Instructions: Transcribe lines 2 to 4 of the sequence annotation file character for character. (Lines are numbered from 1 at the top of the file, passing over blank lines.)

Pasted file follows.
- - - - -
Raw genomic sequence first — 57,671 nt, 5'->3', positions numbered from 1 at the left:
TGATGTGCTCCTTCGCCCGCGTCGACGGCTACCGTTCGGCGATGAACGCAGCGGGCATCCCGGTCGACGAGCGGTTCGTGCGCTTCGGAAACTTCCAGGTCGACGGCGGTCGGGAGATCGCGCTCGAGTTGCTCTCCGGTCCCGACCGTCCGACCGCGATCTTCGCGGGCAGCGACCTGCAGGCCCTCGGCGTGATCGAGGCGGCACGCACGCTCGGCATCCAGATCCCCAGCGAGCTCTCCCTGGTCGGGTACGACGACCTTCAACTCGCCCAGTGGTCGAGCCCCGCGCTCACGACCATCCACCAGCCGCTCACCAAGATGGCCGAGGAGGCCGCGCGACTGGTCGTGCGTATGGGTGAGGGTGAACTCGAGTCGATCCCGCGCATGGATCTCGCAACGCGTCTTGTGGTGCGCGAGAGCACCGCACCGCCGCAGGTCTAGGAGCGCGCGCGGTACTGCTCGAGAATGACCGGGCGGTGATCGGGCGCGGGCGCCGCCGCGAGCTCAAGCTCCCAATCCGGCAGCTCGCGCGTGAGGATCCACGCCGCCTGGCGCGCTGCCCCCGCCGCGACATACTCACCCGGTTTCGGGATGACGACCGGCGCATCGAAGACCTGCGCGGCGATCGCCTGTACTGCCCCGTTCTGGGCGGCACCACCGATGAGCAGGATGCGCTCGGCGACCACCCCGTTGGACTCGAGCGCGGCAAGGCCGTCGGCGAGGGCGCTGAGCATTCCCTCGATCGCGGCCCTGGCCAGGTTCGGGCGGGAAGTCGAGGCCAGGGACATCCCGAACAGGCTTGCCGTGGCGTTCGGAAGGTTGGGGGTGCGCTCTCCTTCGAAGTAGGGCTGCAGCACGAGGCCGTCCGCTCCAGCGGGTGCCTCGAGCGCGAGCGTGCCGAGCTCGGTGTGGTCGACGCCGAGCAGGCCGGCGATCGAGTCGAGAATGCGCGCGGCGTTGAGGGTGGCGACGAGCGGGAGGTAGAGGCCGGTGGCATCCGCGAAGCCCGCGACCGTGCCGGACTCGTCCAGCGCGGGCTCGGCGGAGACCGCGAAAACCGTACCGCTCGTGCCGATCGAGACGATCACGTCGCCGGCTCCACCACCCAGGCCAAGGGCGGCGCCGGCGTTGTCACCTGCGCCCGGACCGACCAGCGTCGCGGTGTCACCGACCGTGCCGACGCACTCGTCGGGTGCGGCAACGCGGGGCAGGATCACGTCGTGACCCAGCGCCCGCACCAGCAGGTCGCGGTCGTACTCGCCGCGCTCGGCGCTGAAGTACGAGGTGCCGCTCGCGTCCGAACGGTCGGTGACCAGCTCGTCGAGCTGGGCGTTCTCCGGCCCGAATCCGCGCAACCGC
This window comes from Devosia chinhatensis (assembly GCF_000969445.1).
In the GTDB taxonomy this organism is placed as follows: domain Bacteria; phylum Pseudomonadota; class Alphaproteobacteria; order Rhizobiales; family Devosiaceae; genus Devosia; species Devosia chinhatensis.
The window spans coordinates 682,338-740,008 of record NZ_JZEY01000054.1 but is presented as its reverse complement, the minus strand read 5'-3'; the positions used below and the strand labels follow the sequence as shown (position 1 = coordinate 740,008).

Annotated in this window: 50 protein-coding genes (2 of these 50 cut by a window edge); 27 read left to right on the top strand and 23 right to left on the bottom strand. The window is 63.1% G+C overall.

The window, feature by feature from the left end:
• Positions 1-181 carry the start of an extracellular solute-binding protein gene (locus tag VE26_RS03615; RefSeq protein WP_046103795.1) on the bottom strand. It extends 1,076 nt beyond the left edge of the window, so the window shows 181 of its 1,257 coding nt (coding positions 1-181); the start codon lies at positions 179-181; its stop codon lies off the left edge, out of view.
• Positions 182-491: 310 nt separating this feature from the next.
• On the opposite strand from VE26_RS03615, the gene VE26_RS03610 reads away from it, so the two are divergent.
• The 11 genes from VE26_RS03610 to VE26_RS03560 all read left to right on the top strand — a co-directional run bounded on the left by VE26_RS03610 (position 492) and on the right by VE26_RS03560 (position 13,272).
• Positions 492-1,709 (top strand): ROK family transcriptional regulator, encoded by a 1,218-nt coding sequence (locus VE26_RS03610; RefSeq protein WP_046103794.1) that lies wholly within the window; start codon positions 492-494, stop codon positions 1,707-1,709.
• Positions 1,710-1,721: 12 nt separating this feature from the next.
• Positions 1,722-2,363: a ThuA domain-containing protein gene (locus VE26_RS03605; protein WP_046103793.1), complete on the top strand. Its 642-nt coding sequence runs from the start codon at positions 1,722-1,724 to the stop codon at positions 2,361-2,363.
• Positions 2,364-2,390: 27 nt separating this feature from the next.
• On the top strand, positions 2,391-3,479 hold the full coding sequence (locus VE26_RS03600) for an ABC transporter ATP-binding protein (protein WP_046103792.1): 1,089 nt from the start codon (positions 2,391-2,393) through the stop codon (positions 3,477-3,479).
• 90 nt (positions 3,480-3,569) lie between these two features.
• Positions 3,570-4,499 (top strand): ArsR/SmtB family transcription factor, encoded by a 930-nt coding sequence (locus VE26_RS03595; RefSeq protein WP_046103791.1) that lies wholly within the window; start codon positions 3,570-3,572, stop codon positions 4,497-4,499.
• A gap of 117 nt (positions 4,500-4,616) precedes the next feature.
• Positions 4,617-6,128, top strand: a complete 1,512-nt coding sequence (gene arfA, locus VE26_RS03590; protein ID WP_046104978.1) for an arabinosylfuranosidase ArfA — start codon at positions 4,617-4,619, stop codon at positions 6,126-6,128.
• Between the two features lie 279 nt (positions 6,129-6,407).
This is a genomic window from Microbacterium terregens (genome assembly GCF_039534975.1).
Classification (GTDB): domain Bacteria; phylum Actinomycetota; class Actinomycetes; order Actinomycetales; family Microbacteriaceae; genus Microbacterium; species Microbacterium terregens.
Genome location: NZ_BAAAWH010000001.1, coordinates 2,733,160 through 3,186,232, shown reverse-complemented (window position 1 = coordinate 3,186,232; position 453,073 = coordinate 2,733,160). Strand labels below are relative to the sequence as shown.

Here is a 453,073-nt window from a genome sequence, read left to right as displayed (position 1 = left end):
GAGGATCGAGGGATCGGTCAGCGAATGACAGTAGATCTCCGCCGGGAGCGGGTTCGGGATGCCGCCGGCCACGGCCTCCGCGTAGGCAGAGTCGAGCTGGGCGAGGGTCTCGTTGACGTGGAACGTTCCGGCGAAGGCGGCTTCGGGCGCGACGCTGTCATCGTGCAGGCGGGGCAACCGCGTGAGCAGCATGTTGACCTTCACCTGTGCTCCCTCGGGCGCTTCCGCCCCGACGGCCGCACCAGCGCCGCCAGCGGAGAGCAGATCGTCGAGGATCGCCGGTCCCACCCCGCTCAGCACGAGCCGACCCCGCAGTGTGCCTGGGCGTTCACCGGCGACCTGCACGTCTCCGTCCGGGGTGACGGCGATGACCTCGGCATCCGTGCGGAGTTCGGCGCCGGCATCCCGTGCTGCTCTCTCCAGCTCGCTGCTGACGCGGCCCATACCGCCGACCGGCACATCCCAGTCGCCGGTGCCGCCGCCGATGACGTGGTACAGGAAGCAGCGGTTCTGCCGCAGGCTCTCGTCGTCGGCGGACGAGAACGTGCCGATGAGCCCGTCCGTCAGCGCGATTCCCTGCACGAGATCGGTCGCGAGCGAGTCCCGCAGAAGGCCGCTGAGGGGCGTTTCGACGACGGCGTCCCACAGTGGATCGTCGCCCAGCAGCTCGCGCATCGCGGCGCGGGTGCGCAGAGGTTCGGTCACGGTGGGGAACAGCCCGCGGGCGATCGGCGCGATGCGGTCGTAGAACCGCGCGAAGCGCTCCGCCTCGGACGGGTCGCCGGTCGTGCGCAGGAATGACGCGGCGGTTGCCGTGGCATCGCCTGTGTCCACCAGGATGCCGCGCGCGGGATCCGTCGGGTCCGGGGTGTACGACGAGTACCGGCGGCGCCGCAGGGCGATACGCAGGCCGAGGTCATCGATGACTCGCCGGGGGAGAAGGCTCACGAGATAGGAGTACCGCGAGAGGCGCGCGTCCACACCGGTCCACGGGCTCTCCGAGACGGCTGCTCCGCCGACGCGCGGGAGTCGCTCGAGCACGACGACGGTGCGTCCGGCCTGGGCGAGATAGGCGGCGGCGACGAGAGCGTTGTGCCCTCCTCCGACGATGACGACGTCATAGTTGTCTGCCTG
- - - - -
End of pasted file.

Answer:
TGATGTGCTCCTTCGCCCGCGTCGACGGCTACCGTTCGGCGATGAACGCAGCGGGCATCCCGGTCGACGAGCGGTTCGTGCGCTTCGGAAACTTCCAGGTCGACGGCGGTCGGGAGATCGCGCTCGAGTTGCTCTCCGGTCCCGACCGTCCGACCGCGATCTTCGCGGGCAGCGACCTGCAGGCCCTCGGCGTGATCGAGGCGGCACGCACGCTCGGCATCCAGATCCCCAGCGAGCTCTCCCTGGTCGGGTACGACGACCTTCAACTCGCCCAGTGGTCGAGCCCCGCGCTCACGACCATCCACCAGCCGCTCACCAAGATGGCCGAGGAGGCCGCGCGACTGGTCGTGCGTATGGGTGAGGGTGAACTCGAGTCGATCCCGCGCATGGATCTCGCAACGCGTCTTGTGGTGCGCGAGAGCACCGCACCGCCGCAGGTCTAGGAGCGCGCGCGGTACTGCTCGAGAATGACCGGGCGGTGATCGGGCGCGGGCGCCGCCGCGAGCTCAAGCTCCCAATCCGGCAGCTCGCGCGTGAGGATCCACGCCGCCTGGCGCGCTGCCCCCGCCGCGACATACTCACCCGGTTTCGGGATGACGACCGGCGCATCGAAGACCTGCGCGGCGATCGCCTGTACTGCCCCGTTCTGGGCGGCACCACCGATGAGCAGGATGCGCTCGGCGACCACCCCGTTGGACTCGAGCGCGGCAAGGCCGTCGGCGAGGGCGCTGAGCATTCCCTCGATCGCGGCCCTGGCCAGGTTCGGGCGGGAAGTCGAGGCCAGGGACATCCCGAACAGGCTTGCCGTGGCGTTCGGAAGGTTGGGGGTGCGCTCTCCTTCGAAGTAGGGCTGCAGCACGAGGCCGTCCGCTCCAGCGGGTGCCTCGAGCGCGAGCGTGCCGAGCTCGGTGTGGTCGACGCCGAGCAGGCCGGCGATCGAGTCGAGAATGCGCGCGGCGTTGAGGGTGGCGACGAGCGGGAGGTAGAGGCCGGTGGCATCCGCGAAGCCCGCGACCGTGCCGGACTCGTCCAGCGCGGGCTCGGCGGAGACCGCGAAAACCGTACCGCTCGTGCCGATCGAGACGATCACGTCGCCGGCTCCACCACCCAGGCCAAGGGCGGCGCCGGCGTTGTCACCTGCGCCCGGACCGACCAGCGTCGCGGTGTCACCGACCGTGCCGACGCACTCGTCGGGTGCGGCAACGCGGGGCAGGATCACGTCGTGACCCAGCGCCCGCACCAGCAGGTCGCGGTCGTACTCGCCGCGCTCGGCGCTGAAGTACGAGGTGCCGCTCGCGTCCGAACGGTCGGTGACCAGCTCGTCGAGCTGGGCGTTCTCCGGCCCGAATCCGCGCAACCGC
This window comes from Devosia chinhatensis (assembly GCF_000969445.1).
In the GTDB taxonomy this organism is placed as follows: domain Bacteria; phylum Pseudomonadota; class Alphaproteobacteria; order Rhizobiales; family Devosiaceae; genus Devosia; species Devosia chinhatensis.